American consumers have been taught by masters.
As Jon H at Balloon Juice observed:
[P]eople are starting to adopt business ethics. Dump non-performing assets for the good of the ‘stockholders’.Mike Shedlock at Mish’s Global Economic Trend Analysis makes the same point.
I think business has been able to use peoples’ moral sense against them for quite a long time, counting on people to do things that are not strictly in their interest rather than doing the coldly rational thing which carries some stigma but is perfectly rational.”
If banks can make "business decisions" to ignore risks, to lend money with no down payment, and fire people [at] the first sign of trouble without any remorse, why shouldn't consumers be able to do the same?My guess: No.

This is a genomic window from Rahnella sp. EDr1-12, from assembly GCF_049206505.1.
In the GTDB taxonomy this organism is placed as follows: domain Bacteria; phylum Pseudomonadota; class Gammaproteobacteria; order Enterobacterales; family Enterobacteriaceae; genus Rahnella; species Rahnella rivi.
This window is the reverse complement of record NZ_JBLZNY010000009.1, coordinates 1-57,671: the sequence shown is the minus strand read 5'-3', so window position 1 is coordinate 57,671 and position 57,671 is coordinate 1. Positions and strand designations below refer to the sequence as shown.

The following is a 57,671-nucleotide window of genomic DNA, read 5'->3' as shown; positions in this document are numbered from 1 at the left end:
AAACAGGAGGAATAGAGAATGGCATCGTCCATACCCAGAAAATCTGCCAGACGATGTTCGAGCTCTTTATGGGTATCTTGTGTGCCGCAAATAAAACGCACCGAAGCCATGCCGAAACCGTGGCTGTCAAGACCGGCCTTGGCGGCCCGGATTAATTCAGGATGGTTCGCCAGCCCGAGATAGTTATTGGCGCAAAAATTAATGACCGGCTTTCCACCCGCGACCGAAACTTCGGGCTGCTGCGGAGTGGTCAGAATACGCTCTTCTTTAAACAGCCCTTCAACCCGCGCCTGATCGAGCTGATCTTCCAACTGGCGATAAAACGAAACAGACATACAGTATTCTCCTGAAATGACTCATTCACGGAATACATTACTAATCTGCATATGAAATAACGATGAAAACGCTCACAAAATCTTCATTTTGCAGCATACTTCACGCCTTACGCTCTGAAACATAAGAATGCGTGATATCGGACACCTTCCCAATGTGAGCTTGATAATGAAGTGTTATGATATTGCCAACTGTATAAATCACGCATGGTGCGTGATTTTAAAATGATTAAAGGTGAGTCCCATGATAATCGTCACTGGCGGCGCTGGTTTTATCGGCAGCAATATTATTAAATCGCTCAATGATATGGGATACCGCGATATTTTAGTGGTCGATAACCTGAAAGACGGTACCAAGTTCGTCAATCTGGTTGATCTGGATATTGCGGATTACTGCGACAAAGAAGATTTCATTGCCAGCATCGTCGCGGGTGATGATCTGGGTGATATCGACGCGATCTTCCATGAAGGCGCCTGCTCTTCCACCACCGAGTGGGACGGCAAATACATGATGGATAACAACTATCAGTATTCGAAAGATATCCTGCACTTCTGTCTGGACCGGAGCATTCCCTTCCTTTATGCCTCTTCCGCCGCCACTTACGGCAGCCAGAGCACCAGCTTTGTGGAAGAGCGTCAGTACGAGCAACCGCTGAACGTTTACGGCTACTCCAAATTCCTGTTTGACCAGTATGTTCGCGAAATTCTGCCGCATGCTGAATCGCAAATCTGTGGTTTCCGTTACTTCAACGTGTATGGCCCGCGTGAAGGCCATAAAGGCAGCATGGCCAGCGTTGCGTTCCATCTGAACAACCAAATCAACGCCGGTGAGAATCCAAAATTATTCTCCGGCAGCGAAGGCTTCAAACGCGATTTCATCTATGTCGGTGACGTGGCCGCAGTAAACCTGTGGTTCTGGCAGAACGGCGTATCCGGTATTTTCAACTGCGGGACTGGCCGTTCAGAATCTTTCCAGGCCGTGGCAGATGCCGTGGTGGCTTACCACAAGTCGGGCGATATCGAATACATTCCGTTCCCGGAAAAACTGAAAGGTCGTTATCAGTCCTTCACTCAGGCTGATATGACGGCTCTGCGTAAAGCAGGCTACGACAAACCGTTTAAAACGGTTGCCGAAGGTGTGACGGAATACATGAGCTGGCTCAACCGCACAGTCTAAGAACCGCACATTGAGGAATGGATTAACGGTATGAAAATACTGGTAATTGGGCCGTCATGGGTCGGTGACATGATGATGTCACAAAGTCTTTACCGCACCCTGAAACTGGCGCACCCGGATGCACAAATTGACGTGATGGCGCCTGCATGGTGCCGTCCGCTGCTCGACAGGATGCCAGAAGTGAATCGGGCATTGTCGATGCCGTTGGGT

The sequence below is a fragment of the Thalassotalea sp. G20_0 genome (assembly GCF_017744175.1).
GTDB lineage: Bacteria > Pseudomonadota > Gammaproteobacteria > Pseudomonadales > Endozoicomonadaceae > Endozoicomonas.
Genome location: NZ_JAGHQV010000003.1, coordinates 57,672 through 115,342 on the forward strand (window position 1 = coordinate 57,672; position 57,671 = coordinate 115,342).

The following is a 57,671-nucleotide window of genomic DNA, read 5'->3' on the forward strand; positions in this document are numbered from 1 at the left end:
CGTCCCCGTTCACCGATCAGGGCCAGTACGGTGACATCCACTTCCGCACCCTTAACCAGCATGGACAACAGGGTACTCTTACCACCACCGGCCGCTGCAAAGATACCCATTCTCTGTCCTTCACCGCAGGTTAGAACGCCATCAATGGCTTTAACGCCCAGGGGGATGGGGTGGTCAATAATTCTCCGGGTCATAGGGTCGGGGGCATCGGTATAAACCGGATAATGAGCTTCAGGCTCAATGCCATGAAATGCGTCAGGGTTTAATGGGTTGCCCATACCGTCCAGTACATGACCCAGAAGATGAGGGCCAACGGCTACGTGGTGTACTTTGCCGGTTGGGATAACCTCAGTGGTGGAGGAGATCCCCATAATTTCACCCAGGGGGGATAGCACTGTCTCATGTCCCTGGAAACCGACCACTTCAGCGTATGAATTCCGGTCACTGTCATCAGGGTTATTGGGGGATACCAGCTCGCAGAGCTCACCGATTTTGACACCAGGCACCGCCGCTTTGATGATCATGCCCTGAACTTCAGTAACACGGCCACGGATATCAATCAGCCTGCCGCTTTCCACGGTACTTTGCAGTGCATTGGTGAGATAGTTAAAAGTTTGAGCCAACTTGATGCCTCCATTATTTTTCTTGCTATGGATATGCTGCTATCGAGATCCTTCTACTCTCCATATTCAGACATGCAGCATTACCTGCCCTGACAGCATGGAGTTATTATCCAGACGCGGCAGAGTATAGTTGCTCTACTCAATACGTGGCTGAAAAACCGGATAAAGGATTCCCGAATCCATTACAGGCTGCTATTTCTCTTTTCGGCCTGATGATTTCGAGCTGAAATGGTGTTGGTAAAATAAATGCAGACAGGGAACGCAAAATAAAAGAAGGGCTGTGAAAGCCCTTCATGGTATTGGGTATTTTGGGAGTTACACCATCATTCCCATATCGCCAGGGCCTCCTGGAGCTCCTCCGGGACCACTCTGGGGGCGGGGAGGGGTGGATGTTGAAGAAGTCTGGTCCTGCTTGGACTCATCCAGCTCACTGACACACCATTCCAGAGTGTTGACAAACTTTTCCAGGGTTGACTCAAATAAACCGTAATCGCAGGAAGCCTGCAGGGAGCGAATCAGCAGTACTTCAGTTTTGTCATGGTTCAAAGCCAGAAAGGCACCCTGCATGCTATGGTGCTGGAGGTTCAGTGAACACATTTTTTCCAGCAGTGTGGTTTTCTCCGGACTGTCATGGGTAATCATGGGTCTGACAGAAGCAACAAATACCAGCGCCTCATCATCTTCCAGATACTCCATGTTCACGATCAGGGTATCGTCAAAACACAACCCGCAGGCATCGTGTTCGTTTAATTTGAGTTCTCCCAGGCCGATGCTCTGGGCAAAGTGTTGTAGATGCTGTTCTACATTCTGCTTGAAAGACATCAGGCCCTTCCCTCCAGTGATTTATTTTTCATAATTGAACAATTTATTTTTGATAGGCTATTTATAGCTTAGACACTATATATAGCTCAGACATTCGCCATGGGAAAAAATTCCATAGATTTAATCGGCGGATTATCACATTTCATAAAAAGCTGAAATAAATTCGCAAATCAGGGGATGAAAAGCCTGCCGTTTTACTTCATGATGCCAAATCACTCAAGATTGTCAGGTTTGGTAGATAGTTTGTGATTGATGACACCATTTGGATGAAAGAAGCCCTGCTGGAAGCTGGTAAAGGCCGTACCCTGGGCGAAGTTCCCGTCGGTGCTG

Take a look at previous values on homes now being auctioned. Did not lenders make a business decision to ignore insane valuations placed on those homes?
Indeed they did, and one reason was they could securitize the garbage and sell it to pension plans and foreign investors as far away as Norway (see Citibank SIVs Hit Norway Townships). Is Citigroup about to refund Norway townships for the mess it created?